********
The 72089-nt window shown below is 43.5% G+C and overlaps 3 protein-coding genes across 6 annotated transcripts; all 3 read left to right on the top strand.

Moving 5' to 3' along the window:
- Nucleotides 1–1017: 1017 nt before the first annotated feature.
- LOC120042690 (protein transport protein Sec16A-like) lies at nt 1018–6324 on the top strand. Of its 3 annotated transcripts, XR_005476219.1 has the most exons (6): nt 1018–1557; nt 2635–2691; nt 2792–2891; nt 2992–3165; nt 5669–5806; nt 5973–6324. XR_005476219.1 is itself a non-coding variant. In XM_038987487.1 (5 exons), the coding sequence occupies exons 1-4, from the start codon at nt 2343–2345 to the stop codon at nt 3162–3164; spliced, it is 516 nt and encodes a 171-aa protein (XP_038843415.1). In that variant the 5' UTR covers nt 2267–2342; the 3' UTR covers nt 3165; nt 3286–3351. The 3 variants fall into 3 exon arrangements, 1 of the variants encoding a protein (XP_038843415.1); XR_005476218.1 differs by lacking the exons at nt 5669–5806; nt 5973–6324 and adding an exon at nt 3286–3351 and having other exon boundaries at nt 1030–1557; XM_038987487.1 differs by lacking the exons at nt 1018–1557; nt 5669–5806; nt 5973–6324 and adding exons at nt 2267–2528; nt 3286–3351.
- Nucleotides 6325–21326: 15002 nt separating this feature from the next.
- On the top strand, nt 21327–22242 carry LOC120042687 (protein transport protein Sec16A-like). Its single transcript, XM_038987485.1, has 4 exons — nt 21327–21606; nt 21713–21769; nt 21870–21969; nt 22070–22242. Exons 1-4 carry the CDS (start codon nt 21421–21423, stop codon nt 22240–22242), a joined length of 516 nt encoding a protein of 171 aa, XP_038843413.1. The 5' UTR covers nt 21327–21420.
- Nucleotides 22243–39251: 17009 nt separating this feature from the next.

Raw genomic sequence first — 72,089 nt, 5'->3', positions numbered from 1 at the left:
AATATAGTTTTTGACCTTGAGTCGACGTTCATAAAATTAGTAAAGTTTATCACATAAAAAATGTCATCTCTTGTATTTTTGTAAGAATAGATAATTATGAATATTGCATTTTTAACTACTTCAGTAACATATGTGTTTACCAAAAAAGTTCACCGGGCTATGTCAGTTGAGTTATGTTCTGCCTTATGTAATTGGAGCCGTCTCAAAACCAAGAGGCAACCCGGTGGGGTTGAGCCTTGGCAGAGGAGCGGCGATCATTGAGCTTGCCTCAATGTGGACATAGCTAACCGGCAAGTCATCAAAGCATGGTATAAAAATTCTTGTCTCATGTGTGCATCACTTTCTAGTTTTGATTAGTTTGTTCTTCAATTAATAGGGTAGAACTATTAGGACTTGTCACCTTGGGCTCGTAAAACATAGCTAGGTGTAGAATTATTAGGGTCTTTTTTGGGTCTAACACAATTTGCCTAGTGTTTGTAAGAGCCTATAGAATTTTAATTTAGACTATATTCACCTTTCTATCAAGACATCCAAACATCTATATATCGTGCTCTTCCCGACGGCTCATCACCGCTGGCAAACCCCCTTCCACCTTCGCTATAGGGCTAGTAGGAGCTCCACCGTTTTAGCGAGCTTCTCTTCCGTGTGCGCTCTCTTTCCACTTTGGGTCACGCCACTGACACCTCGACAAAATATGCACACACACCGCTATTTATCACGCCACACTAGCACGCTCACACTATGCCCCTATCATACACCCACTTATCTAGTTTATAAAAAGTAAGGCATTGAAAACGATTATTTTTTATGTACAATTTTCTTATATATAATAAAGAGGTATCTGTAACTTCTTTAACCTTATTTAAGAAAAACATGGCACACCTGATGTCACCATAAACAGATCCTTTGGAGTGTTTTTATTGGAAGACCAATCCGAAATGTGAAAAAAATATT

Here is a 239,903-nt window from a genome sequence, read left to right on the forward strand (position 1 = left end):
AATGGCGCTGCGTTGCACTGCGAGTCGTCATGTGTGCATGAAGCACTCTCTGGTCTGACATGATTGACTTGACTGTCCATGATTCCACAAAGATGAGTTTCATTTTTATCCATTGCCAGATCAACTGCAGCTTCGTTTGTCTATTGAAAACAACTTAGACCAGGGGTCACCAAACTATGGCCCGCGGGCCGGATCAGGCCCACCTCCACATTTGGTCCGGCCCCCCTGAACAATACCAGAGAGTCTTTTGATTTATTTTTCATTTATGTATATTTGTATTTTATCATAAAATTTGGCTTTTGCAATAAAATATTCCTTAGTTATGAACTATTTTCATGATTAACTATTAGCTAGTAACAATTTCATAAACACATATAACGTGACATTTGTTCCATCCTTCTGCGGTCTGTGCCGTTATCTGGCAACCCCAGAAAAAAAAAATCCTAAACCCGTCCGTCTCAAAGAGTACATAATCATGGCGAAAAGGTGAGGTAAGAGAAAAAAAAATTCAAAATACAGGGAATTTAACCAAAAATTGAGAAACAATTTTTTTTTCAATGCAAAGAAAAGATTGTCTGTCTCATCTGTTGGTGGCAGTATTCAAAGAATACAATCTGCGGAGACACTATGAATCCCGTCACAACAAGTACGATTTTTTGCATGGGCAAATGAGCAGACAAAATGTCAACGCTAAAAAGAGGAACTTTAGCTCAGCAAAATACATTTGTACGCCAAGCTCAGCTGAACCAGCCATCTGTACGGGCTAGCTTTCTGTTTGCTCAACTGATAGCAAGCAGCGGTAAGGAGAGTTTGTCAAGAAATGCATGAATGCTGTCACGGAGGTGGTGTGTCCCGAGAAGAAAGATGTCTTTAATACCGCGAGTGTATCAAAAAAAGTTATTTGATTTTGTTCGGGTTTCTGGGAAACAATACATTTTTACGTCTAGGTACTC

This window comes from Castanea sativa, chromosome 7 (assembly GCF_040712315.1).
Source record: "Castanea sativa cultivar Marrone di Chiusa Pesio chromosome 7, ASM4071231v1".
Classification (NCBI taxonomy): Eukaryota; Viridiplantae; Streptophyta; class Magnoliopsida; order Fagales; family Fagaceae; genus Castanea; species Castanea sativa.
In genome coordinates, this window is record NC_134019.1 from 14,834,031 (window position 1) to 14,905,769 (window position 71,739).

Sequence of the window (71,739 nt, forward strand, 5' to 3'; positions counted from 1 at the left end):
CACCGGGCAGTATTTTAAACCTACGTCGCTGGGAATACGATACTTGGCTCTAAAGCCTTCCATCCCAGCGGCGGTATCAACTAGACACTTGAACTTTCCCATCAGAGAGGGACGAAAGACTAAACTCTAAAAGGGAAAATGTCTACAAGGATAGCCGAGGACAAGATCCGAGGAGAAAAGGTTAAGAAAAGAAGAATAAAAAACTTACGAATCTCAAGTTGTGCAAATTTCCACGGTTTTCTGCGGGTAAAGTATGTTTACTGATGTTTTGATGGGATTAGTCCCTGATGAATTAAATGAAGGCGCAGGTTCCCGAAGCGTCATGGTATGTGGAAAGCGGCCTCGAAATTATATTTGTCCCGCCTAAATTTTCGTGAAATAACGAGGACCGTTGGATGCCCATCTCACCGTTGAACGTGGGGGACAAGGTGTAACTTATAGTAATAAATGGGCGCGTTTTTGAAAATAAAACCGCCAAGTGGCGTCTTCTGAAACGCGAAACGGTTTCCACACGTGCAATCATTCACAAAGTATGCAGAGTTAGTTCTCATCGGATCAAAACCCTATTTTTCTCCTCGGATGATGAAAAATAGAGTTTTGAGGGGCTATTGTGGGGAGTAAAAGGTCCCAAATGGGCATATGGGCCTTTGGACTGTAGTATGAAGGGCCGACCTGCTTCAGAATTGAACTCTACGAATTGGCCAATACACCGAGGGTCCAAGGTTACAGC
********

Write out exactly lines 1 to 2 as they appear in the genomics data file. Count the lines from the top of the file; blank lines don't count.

The 72089-nt window shown below is 43.5% G+C and overlaps 3 protein-coding genes across 6 annotated transcripts; all 3 read left to right on the top strand.

Moving 5' to 3' along the window: